The religious right resulted from white southern conservatives who were afraid of losing IRS tax-exempt status for their segregated "Christian" schools. So claimed in effect none less than Paul Weyrich, the right-wing political strategist generally credited with creating the Moral Majority and the religious right.
Religious historian and liberal evangelist Randall Balmer gives the sordid details in "Thy Kingdom Come: An Evangelical's Lament How the Religious Right Distorts the Faith and Threatens America." Not abortion, not school-prayer, not evolution but outrage over the IRS challenging the tax-exempt status of segregationist Bob Jones University is what got Rev. Jerry Falwell and the Moral Majority into politics.
Balmer chronicles Weyrich's statements that include such gems as "I had discussions with all the leading lights of the movement in the late 1970s and early 1980s, post-Roe v. Wade, and they were all arguing that that decision was one more reason why Christians had to isolate themselves from the rest of the world."
Weyrich also said that "What caused the movement to surface, was the federal government's moves against Christian schools" which "enraged the Christian community." "It was not the other things." Weyrich said that "What changed their mind was Jimmy Carter's intervention against the Christian schools, trying to deny them tax-exempt status on the basis of so-called de facto segregation."
After Roe v. Wade legalized abortion, W. Barry Garrett of Baptist Press wrote that: "Religious liberty, human equality and justice are advanced by the Supreme Court decisions."
Even a former president of the SBC and pastor of the First Baptist church in Dallas wrote that: "I have always felt that it was only after a child was born and had a life separate from its mother that it became an individual person, and it has always, therefore, seemed to me that what is best for the mother and for the future should be allowed."
The religious right did arise out of a 1972 court decision, Green v. Connally, which ruled any segregated institution was not charitable and thus not tax exempt. When Jimmy Carter's administration decided to press the issue, the religious right was born. Despite Ronnie Reagan not being a regular church goer, the religious right joined forces with conservatives to defeat the evangelist Carter. Enough was enough. What abortion and school prayer hadn't been able to provoke, the fear of losing tax-exempt status for refusing to integrate was enough to spur the religious right to action.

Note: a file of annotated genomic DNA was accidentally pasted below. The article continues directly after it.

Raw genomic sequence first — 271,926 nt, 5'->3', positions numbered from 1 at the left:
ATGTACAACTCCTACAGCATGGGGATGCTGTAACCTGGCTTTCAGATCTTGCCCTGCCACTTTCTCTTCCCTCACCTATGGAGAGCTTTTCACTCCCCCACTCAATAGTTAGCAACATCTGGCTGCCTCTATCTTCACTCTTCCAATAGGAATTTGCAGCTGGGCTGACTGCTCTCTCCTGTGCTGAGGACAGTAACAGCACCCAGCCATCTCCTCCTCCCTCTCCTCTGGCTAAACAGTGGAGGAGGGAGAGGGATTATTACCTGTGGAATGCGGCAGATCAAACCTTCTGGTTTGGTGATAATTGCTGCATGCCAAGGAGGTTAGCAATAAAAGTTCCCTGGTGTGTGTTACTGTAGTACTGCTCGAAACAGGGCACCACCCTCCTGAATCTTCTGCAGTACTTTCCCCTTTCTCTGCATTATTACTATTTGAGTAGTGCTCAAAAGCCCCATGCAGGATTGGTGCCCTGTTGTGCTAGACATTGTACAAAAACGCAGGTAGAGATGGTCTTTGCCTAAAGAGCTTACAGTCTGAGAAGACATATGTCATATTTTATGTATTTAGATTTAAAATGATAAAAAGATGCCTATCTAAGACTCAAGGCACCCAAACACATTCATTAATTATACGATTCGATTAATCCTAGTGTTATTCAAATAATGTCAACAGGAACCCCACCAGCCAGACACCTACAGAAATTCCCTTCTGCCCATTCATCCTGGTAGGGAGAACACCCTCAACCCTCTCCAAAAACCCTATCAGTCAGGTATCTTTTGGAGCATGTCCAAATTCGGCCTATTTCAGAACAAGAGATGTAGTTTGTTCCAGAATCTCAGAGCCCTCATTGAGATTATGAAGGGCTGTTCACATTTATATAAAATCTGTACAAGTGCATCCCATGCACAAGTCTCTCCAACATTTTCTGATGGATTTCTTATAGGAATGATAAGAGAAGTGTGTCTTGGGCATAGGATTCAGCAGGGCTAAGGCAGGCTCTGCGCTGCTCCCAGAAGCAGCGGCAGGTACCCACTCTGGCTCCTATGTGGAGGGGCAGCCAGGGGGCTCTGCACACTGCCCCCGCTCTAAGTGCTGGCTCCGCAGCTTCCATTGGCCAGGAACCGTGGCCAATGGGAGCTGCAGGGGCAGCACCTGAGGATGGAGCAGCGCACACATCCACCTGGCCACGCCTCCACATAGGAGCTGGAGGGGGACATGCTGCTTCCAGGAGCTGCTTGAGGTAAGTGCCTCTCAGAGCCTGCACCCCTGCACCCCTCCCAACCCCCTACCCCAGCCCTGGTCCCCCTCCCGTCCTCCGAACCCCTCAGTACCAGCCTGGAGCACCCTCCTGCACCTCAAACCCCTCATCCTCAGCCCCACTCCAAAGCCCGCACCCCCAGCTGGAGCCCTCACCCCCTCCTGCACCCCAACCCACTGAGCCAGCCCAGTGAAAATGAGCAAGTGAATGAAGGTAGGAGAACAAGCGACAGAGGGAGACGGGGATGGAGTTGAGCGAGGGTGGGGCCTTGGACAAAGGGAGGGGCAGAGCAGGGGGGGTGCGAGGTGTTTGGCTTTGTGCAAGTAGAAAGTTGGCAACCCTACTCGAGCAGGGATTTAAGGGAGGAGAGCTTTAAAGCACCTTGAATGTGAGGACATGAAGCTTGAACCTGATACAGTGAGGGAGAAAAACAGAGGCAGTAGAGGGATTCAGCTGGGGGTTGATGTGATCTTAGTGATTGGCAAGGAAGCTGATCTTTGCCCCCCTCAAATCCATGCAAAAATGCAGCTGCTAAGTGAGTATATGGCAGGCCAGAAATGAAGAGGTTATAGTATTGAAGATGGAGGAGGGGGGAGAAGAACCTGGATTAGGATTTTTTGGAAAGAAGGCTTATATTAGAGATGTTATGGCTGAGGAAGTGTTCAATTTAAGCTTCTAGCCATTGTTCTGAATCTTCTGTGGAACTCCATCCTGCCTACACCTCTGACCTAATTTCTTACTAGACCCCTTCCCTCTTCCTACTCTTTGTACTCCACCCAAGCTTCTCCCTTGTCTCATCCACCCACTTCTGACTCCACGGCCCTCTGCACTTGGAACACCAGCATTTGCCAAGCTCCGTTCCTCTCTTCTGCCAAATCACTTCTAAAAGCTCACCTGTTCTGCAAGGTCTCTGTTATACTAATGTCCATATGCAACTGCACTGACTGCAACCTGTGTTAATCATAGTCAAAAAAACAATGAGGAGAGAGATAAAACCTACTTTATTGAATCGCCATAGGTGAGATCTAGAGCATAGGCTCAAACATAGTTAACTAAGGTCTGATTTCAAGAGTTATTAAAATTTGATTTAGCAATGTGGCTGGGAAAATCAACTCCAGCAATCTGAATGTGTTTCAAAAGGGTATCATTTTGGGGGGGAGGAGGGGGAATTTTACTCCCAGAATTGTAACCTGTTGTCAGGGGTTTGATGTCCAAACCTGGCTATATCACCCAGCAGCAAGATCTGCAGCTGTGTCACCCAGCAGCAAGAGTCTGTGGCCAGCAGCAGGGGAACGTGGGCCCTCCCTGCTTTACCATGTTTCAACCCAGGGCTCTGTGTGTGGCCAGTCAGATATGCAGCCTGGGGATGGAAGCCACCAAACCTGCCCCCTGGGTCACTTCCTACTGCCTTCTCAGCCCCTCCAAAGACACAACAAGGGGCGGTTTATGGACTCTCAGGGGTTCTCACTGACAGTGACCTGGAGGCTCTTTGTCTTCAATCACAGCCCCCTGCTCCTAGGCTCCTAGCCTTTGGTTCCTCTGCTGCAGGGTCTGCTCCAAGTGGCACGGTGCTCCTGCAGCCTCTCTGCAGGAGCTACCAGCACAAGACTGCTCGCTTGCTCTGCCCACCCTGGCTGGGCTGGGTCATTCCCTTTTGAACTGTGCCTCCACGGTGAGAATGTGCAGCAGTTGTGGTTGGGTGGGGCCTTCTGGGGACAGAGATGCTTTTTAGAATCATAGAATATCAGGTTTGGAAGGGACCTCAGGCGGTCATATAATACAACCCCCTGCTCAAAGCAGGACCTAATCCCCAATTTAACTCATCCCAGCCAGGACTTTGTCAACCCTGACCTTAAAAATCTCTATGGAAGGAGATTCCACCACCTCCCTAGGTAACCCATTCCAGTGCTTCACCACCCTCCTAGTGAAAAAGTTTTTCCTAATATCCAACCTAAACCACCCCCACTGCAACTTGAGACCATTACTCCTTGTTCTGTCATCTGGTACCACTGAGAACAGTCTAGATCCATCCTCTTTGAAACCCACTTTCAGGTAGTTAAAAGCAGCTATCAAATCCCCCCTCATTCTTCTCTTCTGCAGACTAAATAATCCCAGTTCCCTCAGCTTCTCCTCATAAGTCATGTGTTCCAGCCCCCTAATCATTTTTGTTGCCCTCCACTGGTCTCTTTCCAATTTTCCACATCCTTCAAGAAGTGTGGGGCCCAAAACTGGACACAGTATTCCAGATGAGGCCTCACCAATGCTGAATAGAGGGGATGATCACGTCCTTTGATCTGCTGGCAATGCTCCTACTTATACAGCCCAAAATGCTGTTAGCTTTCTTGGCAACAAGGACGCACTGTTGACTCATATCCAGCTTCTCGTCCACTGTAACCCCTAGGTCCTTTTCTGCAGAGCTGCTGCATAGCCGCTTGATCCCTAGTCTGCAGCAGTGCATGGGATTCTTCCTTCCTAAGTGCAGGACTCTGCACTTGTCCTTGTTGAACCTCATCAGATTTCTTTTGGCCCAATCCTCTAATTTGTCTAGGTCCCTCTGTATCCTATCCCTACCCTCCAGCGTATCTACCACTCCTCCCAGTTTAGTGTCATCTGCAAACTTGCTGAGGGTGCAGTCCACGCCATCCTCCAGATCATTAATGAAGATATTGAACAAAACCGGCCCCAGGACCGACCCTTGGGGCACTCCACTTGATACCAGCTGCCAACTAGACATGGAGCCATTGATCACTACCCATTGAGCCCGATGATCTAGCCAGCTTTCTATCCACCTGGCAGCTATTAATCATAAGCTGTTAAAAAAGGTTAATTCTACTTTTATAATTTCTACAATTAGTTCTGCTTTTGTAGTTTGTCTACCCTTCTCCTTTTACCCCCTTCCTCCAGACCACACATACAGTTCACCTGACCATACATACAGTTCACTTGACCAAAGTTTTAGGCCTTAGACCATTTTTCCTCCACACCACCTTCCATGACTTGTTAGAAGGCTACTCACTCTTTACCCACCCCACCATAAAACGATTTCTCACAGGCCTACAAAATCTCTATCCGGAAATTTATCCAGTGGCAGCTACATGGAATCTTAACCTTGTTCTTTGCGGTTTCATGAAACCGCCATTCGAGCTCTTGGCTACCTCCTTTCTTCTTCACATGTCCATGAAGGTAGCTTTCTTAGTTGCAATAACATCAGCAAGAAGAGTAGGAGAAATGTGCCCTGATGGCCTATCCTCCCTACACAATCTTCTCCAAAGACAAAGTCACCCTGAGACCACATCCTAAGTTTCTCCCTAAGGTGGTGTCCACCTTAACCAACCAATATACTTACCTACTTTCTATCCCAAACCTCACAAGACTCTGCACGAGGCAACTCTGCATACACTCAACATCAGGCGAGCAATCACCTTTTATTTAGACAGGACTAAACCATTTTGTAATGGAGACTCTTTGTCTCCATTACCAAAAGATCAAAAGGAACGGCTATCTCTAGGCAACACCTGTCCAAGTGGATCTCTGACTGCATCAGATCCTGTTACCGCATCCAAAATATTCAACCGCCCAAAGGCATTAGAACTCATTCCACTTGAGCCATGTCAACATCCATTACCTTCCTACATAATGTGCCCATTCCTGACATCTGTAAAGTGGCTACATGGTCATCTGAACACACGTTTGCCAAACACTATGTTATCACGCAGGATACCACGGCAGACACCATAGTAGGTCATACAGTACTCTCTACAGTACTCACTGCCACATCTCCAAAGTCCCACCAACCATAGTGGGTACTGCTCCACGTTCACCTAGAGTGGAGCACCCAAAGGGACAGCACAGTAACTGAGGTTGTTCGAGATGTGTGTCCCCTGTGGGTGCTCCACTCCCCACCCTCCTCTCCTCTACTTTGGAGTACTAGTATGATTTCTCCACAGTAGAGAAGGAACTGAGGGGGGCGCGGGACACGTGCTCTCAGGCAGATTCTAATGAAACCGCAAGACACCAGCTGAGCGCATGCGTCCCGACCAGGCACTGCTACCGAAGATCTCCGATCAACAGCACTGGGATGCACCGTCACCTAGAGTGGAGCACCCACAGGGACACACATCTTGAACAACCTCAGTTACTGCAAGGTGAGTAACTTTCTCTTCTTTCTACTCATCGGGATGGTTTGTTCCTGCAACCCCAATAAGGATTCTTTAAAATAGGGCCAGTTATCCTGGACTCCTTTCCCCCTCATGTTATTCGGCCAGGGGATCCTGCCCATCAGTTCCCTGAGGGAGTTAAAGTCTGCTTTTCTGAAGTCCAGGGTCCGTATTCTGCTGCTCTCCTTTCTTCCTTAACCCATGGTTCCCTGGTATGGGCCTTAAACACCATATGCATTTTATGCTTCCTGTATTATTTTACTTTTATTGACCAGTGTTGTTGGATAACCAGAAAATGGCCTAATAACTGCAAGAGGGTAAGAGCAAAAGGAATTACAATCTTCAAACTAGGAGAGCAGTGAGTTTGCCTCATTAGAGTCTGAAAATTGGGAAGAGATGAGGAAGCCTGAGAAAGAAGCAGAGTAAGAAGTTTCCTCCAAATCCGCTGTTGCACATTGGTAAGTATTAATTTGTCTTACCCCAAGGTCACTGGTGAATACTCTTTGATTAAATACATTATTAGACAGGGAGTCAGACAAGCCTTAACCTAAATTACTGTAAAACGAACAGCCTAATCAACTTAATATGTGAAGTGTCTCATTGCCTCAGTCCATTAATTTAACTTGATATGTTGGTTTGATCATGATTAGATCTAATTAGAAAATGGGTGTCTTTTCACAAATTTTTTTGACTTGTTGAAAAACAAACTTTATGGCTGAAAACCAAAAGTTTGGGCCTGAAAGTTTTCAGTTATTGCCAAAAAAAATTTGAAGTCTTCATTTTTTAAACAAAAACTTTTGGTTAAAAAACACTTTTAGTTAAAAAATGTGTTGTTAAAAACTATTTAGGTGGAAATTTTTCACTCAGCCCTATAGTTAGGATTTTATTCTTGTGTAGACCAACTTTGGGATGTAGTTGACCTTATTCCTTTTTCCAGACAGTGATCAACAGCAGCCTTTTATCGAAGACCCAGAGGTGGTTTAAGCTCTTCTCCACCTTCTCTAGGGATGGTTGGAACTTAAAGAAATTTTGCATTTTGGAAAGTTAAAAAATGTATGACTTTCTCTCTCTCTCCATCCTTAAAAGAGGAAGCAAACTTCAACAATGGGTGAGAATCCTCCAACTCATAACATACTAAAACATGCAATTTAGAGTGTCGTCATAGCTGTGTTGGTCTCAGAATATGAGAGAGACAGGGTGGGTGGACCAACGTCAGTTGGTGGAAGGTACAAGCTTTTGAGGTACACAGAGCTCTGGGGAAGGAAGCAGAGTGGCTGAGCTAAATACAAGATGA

But it has not been enough for the religious right to simply defend their "rights" to be segregated in their own schools. They have also decided that God wants them to take over the public schools. They are not to stay isolated from the world any longer. They are now to rule it.
Balmer shows how the current crop of Baptists are anything but Baptist in the traditional sense. Whereas the original Baptists were instrumental in ensuring separation of church and state, modern southern Baptists appear gung-ho for total integration of the state into the church. Unfortunately, modern Baptists, while claiming to be conservatives, haven't learned from real American conservatives like the one who said:
"By maintaining the separation of church and state, the United States has avoided the intolerance which has so divided the rest of the world with religious wars. Throughout our two hundred plus years, public policy debate has focused on political and economic issues, on which there can be compromise . . . The great decisions of government cannot be dictated by the concerns of religious factions. This was true in the days of Madison, and it is just as true today. We have succeeded for 205 years in keeping the affairs of state separate from the uncompromising idealism of religious groups and we mustn't stop now. To retreat from that separation would violate the principles of conservatism and the values upon which the framers built this democratic republic."
But don't count on any neo-conservatives quoting that gem from Barry Goldwater. Nor will they likely be quoting Randall Balmer's indispensable history of the religious right. The religious right will be too busy building monuments to the prophets killed by their forefathers and laying flowers on the graves of the godly men they destroyed like Martin Luther King. And while they opposed integration and civil rights every step of the way, the religious right now shamelessly claim to be the rightful heirs to the civil rights movement.
Tags: Religious right, Christian fundamentalists, Randall Balmer, Thy Kingdom Come: An Evangelical's Lament How the Religious Right Distorts the Faith and Threatens America, Jerry Falwell, Church state separation, Barry Goldwater, Segregation, Christian schools, Bob Jones University, Green v. Connally, Martin Luther King